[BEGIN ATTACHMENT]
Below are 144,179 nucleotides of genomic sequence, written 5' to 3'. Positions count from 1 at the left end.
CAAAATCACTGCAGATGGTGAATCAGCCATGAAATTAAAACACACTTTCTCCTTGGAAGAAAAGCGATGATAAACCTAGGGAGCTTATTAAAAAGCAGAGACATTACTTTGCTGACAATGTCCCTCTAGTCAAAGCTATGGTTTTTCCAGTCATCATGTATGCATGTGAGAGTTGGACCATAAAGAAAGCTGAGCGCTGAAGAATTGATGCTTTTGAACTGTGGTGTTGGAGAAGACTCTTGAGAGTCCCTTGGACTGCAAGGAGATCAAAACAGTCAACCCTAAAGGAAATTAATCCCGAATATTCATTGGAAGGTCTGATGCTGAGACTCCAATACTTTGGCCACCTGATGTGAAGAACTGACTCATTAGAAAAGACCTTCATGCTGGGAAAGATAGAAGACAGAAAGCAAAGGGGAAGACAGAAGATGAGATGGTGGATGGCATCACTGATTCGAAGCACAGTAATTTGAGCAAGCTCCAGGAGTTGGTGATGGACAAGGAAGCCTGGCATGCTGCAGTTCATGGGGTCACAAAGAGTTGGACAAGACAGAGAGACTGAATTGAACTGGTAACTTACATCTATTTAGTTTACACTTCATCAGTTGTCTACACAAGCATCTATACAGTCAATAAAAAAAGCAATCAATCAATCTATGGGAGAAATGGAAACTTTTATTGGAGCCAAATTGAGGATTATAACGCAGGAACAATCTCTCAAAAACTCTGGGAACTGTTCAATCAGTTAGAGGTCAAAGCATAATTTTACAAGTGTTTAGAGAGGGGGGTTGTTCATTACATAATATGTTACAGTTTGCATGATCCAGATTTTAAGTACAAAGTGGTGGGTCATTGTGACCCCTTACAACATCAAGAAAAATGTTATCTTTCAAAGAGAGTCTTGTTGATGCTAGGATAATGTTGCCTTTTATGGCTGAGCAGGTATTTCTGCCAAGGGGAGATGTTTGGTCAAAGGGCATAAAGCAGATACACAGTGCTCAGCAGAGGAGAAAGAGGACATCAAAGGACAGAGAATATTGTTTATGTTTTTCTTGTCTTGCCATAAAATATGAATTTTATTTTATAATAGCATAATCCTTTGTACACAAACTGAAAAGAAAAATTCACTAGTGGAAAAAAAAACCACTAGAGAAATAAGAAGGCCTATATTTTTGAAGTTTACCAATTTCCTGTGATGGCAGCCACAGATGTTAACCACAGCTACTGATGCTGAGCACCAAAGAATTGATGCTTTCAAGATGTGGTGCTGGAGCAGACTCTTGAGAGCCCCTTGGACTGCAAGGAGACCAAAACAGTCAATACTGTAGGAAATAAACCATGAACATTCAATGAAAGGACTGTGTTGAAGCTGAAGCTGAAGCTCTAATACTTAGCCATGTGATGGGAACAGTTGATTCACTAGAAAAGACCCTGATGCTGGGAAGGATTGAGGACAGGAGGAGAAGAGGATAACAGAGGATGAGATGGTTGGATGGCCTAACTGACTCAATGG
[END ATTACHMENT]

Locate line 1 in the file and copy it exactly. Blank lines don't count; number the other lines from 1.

Below are 144,179 nucleotides of genomic sequence, written 5' to 3'. Positions count from 1 at the left end.